New Delhi: When the Rajya Sabha on Wednesday passed a Bill to tighten road traffic regulations such as the issuance of driving licence and imposed stricter penalties for violations in an attempt to improve road safety, it was actually ending a British legacy. With the Upper House passing the Motor Vehicles (Amendment) Bill, 2019, with 108 votes in favour and 13 against it, with three amendments moved by Road Transport and Highways Minister Nitin Gadkari, now the owner of a vehicle cannot plead innocent if the vehicle is involved in an accident.
Explaining the amended law, lawyer Amitabh Sinha said that when this law first took shape under the British rule, the only people who owned cars were the British officers and their Indian acolytes. “The pedestrians being hapless Indians, when they met with an accident, they found it difficult to get real justice, as the motor vehicles law did not make the British owner share the culpability in the crime,” Sinha explained.
“Such a law helped the British maintain a distance between the rulers and the ruled, which was the hallmark of the British government in India,” Sinha said.
The proposals in the new motor vehicles law are based on the recommendations of transport ministers from 18 states, which were vetted by a standing committee of Parliament.
- The Bill includes penalties in the range of Rs 1,000 – Rs 2,000 for over-speeding.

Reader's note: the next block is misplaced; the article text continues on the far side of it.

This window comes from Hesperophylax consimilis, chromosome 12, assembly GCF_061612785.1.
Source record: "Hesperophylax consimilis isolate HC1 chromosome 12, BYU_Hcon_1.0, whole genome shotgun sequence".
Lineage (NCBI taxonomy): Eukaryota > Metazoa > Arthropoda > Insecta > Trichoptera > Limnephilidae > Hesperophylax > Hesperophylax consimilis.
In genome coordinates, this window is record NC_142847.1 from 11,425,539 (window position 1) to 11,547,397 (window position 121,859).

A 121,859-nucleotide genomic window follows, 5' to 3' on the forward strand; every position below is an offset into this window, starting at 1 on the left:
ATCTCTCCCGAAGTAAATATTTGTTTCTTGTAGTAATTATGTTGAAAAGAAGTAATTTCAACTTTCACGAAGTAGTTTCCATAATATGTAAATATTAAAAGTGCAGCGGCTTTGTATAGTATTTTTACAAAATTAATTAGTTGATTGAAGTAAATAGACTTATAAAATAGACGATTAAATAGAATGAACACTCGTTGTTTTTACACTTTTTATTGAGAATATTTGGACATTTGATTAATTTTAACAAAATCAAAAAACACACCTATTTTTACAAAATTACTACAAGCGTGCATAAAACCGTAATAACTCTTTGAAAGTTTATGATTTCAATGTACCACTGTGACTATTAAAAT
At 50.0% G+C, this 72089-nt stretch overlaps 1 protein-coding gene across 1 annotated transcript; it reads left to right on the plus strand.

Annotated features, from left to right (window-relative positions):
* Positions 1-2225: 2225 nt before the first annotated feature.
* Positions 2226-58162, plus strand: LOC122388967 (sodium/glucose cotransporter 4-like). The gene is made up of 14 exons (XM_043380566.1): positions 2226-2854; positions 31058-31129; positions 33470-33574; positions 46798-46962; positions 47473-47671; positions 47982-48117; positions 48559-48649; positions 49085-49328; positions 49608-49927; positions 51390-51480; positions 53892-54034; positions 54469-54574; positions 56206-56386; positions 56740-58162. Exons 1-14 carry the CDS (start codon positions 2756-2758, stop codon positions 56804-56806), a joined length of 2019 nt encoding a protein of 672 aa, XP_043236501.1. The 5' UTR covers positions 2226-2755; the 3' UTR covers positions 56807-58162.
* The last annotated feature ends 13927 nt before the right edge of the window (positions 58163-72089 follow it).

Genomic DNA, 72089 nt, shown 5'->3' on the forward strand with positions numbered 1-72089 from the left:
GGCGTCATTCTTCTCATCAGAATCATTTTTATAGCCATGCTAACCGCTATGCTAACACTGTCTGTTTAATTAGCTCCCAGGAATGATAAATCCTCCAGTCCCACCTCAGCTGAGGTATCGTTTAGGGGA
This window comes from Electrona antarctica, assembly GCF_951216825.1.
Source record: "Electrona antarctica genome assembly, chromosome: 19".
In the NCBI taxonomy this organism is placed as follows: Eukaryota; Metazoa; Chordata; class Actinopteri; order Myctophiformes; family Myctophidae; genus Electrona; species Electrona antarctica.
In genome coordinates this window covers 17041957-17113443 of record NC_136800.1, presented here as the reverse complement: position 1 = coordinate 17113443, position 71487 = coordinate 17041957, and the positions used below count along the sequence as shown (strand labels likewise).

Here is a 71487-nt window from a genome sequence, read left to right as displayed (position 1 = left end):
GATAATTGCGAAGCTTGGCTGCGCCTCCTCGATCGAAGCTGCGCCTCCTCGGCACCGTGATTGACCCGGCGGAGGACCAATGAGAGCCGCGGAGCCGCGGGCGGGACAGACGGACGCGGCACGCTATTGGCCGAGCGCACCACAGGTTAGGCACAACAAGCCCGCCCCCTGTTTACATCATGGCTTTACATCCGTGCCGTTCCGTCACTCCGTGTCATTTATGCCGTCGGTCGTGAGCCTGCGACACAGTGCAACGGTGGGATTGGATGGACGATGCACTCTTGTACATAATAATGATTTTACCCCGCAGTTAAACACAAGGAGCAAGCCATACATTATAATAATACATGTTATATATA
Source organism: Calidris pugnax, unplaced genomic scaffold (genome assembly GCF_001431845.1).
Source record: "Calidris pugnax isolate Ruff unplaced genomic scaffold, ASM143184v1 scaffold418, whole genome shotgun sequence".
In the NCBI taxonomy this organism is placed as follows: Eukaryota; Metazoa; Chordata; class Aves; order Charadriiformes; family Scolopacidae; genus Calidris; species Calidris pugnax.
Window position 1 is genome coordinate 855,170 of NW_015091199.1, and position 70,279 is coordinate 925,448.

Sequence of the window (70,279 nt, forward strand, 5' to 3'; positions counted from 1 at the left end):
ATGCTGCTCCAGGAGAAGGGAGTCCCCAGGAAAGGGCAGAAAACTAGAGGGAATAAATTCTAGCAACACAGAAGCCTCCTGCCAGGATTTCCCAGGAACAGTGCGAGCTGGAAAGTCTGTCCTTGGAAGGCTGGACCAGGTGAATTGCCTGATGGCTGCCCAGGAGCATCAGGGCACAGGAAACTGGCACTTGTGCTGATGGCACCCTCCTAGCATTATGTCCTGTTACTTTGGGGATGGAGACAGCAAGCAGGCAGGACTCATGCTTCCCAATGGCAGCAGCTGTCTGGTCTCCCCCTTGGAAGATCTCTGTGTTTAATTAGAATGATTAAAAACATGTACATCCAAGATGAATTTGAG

- Driving without insurance will be punishable with Rs 2,000 fine while driving without helmets will attract Rs 1,000 penalty and 3-month suspension of licence.
- Also, the guardian/owner will be deemed guilty in case of road offence by juveniles, while registration of the vehicle will be cancelled. As per the new provisions, “guardian/owner shall be deemed to be guilty and there will be a penalty of Rs 25,000 with three years imprisonment and cancellation of registration of the Motor Vehicle”.
- Traffic violations would now attract a penalty of Rs 500 in place of Rs 100 earlier, while disobedience of orders of authorities will attract a minimum penalty of Rs 2,000 in place of Rs 500 earlier.
- Penalty for unauthorised use of vehicles without a licence has been proposed at Rs 5,000 while those driving without a licence will have to shell out the same amount and those found driving despite disqualification would be fined Rs 10,000.
- Penalty for dangerous driving would be increased to Rs 5,000 from Rs 1,000, while drunken driving under the proposed new law would attract a fine of Rs 10,000.
- “If aggregators are found violating licensing conditions, they will be charged a sum of up to Rs 1 lakh” while overloading of vehicles would attract a penalty of Rs 20,000.
Gadkari said the new motor vehicles law legislation will instil fear of the law in people who violate traffic rules as an intelligent traffic system will monitor traffic offences.
The legislation provides for stricter punishment for various traffic-related offences as well as higher penalties, including compensation of Rs 5 lakh for death and Rs 2.5 lakh for grievous injury in a motor vehicle accident case.